Eddie Mbalo, Interim CEO, On Digital Media/StarSat, believes South Africa's content providing industry is in a crisis and this is why TopTV ended up the way it did.
"We want diversity, but the dominant player is allowed to get away with murder. When I walked into TopTV I realised that we could not turn it around because we are in an environment where the dominant player shuts you down. It is no use putting in money unless the regulatory environment changes."
He believes that our regulatory environment encourages monopolies. "Four licenses were awarded alongside TopTV, but only TopTV launched and two years after that it was in trouble. If the market is not sure that it can accommodate further licenses why give them out?"
This is not a new debate, he says, but one that has been going for the past 20 years. "We are still saying the same things. We need to change our mind-set. We are operating in a different era and we must look and move beyond our immediate market."
His comments form part of a wider panel discussion on finding the right kind of money to produce content, at the recent DISCOP Africa 2014, held at the Sandton Convention Centre in Gauteng.
Omar Essack, CEO, Kagiso Broadcasting, part of the panel took the discussion out of South Africa to the broader continent. "In Africa the media environment is not clearly defined. A big challenge on the continent is that there is no formal audience management and research, so no regular surveys take place. More than often not in these environments sales are purely relationship driven and South African companies, when they go north to invest, battle with this."
Capital and content
A content producer on the African continent face the same challenges as other producers in the world: finding capital and content, says Steven Markovitz, CEO, Big World Television, but Africa producers also have the unique challenge of proving the value of their audiences.
Over the years, he has tried many different financial models and he is still building models to secure funding for producing content and films. Tendeka Matatu, CEO, Restless Management/10 Films adds to this that as an independent producer the important thing is to find a model that works for you.
"You need to think about where you are now and where you want to be in 10 years' time and what type of movies you want to make. Ask why are you making the content and why this market place? If you can answer these questions then you can find the funding."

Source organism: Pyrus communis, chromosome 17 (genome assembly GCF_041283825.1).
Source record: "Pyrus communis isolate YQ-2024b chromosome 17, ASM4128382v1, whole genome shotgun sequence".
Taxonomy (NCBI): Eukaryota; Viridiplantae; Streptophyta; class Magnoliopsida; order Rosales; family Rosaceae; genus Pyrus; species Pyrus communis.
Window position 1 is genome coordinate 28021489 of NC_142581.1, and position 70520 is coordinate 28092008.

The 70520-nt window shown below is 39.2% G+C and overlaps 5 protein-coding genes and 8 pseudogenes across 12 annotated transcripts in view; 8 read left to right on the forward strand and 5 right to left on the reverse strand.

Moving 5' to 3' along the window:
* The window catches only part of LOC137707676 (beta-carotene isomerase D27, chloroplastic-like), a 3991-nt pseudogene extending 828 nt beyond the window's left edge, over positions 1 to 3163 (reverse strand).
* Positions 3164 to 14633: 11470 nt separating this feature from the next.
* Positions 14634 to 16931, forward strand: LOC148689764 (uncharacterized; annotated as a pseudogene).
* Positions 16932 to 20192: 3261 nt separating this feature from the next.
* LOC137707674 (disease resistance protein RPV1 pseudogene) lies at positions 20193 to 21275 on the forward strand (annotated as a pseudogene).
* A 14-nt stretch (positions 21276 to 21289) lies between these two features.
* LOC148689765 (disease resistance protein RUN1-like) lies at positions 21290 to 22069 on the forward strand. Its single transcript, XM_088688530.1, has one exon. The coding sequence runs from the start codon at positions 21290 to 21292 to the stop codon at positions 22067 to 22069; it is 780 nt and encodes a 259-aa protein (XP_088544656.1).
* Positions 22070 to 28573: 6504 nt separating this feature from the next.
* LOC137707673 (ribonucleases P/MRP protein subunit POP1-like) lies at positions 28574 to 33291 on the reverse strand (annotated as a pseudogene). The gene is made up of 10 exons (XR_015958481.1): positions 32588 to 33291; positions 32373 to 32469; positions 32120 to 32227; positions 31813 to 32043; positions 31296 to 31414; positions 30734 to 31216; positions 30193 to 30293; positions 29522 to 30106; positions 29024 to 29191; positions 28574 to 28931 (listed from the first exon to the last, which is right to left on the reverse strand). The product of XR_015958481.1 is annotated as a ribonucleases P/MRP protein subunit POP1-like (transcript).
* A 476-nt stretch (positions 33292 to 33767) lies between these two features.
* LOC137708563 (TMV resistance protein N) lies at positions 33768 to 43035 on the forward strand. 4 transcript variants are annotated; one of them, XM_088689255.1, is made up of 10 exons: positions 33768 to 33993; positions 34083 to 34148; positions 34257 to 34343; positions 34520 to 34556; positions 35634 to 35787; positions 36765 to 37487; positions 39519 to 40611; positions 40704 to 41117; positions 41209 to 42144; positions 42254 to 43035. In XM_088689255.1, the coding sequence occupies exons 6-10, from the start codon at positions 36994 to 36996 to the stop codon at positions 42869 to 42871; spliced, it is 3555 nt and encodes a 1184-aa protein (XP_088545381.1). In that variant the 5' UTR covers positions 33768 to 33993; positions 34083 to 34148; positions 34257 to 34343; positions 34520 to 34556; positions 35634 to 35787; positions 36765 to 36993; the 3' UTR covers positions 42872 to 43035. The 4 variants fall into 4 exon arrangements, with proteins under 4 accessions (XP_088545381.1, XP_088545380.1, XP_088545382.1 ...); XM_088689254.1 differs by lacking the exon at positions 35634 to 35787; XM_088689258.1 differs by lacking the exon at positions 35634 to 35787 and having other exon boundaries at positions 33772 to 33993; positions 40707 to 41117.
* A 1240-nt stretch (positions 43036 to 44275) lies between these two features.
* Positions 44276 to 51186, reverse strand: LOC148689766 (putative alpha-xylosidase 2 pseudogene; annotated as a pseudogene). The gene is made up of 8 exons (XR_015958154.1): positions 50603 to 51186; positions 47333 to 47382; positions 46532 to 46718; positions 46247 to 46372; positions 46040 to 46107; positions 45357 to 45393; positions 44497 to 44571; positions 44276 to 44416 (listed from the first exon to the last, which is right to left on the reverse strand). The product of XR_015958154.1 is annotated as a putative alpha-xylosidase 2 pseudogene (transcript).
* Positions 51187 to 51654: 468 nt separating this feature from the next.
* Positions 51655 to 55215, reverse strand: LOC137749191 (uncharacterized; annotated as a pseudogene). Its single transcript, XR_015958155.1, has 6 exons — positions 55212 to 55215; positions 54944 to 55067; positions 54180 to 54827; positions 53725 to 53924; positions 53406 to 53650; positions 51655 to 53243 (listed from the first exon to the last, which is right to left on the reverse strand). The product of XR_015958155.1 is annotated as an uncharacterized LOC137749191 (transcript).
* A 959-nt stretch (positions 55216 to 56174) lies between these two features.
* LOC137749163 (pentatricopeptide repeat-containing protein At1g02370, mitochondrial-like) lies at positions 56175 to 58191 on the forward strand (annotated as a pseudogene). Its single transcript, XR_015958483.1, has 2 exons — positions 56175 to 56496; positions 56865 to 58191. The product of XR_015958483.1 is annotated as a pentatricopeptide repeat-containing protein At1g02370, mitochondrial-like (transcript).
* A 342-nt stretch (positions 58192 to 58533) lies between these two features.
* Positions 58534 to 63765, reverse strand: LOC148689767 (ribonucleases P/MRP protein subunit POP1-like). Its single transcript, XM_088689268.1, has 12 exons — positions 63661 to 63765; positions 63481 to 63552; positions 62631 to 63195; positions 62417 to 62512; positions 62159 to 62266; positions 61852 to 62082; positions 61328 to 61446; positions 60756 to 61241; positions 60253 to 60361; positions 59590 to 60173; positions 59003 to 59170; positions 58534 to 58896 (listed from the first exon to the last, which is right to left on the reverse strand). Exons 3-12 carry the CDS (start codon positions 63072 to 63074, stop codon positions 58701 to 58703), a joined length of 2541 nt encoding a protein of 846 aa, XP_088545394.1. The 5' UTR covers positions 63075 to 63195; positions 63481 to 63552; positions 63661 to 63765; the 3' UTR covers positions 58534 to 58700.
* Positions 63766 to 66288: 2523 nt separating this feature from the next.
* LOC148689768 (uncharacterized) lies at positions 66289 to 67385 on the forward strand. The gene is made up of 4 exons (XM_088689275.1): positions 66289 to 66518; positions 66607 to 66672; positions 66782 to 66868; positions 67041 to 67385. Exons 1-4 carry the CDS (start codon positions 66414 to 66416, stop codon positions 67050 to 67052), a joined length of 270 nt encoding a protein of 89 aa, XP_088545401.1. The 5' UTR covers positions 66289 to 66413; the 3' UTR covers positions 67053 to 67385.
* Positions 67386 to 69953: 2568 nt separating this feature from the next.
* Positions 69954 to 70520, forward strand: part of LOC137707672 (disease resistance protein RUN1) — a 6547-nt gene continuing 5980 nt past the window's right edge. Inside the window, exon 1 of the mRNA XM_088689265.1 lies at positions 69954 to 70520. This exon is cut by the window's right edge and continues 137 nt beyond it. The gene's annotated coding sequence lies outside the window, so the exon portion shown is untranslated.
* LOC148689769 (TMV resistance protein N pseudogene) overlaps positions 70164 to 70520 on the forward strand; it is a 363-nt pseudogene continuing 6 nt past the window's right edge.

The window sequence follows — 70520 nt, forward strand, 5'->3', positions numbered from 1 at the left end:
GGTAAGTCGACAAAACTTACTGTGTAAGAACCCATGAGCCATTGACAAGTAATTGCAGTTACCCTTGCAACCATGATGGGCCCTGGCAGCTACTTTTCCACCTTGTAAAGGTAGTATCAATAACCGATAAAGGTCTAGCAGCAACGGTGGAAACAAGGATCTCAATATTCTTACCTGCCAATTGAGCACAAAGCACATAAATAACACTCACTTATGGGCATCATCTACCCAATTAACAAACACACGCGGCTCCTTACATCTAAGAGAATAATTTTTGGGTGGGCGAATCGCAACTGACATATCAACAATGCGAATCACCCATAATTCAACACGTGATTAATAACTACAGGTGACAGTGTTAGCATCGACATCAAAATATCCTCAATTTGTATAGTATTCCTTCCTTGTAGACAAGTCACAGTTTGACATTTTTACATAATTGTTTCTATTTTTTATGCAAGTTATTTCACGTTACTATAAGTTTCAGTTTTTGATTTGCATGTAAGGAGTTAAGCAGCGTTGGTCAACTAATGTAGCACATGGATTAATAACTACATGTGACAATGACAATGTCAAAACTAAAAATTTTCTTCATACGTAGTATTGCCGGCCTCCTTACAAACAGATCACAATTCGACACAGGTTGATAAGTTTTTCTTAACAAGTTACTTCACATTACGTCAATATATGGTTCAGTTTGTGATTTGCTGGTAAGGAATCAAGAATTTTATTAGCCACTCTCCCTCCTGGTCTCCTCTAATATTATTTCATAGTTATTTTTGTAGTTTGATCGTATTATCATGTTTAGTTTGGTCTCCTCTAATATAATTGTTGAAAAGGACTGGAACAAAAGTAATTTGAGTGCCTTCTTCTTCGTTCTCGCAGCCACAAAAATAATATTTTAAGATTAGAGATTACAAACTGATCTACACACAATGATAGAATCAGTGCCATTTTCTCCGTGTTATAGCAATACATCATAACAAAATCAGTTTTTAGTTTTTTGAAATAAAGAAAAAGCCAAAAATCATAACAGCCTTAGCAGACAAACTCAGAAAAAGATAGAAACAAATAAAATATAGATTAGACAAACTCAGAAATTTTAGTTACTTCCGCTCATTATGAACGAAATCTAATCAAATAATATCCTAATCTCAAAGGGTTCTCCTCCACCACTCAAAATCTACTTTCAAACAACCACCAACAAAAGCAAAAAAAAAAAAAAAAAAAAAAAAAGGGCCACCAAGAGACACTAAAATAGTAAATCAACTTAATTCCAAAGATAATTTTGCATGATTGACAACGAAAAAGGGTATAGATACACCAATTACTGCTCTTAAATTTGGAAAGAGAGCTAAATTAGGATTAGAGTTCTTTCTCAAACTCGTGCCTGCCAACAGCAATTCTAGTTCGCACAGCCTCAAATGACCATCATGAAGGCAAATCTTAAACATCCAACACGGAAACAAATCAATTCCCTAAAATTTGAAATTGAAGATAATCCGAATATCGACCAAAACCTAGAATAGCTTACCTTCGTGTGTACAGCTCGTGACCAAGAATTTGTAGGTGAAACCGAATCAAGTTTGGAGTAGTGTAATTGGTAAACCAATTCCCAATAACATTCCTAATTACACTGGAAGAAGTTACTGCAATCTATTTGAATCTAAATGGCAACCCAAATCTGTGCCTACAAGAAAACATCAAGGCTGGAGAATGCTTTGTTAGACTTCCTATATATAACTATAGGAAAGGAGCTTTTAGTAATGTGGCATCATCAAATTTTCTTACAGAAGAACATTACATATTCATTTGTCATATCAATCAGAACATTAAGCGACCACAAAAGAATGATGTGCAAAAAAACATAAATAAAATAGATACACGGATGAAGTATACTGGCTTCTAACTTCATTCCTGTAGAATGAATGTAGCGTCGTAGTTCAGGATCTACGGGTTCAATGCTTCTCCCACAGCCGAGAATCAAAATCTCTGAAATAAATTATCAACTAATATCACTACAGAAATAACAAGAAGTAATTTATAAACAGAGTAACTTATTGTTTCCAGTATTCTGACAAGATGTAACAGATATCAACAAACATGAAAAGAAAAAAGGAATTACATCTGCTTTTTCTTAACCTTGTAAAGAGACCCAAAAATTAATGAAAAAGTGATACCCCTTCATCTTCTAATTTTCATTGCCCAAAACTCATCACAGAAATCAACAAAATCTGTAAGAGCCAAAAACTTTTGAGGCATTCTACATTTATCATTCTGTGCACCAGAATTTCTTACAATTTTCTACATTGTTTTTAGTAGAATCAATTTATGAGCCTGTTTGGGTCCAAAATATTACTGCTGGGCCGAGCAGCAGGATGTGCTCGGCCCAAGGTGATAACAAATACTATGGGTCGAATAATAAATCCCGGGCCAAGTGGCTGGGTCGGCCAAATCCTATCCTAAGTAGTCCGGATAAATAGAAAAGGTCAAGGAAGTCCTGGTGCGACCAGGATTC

Content is no longer a differentiator for funding or investment says Essack. "I require you to show me why the idea you have is what audiences are crying out for. It is not just you and I that must love this idea. The concept of 'I will build and they will come' is simply just not true."
Too true says Markovitz. "You cannot just pitch an idea. Do proper research on the person or/and company you want to approach to fund your project. Build your assets, so that it's not just a great idea but is something that carries credibility to the person who you are taking the idea to. People have great ideas every day on the bus to work; it's not that special. Do the work and do the research."
Each and every film needs to be assessed differently. For example he has tried crowdsourcing. "This is not really practiced in Africa. We ran a campaign as an experiment. It was not a waste of time because while you are doing it you are building an audience, running a public relations and marketing campaign for the film."
He adds that with it getting increasingly difficult to get African content into the United States and Europe, crowdsourcing is a good way to build an audience and the basis of a campaign for your film.
Africans also need to create content that is successful worldwide. "We need to create African stories that resonate throughout the world. Stories with their roots in Africa, but a global message for example. The reality is that is we need to get that right. If we just make what is cheap because that's the risk we can afford then we will never raise the bar," says Essack.
"War and Africa rising are the two dominant narratives in the West when it comes to Africa. As film producers we must not repeat these but create other narratives. We must make a contribution to a cultural conversation of Africa and its narrative as well as how the rest of the world views the continent," agrees Markovitz.
If a story is relevant and it is produced as sophisticated high quality content then it will be commercially successful says Matatu. "Be passionate about your films, but realistic, why you doing it and how you going to get there. But do not dumb it down; rather push the boundaries."
The panel was hosted Russell Southwood, Publisher, Balancing Act.